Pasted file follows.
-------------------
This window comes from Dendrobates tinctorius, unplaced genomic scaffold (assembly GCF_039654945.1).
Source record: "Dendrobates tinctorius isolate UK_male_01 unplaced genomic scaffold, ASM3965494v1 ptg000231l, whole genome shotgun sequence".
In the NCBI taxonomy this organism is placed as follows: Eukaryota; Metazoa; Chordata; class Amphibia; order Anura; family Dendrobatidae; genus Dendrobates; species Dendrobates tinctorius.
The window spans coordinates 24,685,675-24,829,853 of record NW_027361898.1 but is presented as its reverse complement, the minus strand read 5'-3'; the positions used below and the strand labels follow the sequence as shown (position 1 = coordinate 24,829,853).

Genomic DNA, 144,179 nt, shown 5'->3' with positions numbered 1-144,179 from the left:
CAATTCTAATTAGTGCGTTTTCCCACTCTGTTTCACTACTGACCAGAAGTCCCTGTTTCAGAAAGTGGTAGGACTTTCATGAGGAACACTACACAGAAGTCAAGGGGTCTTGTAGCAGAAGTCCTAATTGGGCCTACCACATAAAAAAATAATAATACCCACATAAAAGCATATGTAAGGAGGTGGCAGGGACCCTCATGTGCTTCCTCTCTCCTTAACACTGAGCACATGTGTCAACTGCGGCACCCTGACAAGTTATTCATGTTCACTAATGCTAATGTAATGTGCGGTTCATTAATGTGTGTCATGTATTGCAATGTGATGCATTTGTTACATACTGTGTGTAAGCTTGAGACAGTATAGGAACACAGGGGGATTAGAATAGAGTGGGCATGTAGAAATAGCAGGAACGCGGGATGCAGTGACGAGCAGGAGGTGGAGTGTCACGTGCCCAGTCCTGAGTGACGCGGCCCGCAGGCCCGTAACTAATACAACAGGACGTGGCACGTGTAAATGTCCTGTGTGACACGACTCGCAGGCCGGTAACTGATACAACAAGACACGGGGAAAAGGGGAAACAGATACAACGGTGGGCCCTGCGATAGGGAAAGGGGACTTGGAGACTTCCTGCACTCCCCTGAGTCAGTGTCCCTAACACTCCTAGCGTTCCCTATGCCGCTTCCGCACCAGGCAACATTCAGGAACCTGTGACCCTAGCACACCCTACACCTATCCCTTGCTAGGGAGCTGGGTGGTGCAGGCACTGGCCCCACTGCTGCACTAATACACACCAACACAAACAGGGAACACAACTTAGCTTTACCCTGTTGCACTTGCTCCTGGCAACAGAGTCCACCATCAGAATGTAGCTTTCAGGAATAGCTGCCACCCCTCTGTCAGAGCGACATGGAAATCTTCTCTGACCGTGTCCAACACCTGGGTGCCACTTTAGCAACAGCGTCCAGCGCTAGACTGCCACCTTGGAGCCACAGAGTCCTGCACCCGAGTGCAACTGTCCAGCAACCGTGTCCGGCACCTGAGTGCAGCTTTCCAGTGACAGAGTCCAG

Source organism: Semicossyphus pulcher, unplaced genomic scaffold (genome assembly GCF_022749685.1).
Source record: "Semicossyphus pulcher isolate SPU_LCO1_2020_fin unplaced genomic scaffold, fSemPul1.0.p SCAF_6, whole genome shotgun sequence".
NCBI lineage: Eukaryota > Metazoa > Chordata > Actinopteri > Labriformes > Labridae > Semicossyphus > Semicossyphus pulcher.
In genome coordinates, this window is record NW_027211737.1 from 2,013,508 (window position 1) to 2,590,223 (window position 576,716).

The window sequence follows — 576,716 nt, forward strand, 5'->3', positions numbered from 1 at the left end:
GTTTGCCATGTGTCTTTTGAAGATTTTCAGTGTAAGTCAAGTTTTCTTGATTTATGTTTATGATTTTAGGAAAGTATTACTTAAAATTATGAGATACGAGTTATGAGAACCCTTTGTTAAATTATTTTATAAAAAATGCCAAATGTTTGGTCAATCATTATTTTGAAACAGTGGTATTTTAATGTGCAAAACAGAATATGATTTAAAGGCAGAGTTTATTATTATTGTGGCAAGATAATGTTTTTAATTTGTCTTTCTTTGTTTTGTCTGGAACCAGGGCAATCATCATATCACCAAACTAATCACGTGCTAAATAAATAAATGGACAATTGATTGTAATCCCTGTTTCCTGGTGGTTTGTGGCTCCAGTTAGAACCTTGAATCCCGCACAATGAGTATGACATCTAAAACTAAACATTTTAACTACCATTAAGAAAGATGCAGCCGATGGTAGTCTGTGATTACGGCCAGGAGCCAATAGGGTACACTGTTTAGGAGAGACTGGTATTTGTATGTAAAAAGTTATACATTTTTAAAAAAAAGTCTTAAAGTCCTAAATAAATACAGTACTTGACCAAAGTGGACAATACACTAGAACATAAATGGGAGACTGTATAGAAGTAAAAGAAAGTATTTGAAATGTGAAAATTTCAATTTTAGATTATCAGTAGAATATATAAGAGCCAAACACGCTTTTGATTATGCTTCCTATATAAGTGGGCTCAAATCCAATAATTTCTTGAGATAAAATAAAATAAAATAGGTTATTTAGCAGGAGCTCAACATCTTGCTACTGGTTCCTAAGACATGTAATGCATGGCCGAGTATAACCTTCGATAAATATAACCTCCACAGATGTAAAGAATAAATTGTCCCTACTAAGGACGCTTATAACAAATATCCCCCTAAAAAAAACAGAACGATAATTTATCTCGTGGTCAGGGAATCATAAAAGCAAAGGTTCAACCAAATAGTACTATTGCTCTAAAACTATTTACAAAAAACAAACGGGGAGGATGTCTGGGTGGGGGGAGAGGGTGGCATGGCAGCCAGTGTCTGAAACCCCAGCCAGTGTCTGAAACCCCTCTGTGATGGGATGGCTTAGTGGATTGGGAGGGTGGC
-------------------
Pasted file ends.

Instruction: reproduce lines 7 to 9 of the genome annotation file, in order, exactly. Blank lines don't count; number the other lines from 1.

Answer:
Source organism: Semicossyphus pulcher, unplaced genomic scaffold (genome assembly GCF_022749685.1).
Source record: "Semicossyphus pulcher isolate SPU_LCO1_2020_fin unplaced genomic scaffold, fSemPul1.0.p SCAF_6, whole genome shotgun sequence".
NCBI lineage: Eukaryota > Metazoa > Chordata > Actinopteri > Labriformes > Labridae > Semicossyphus > Semicossyphus pulcher.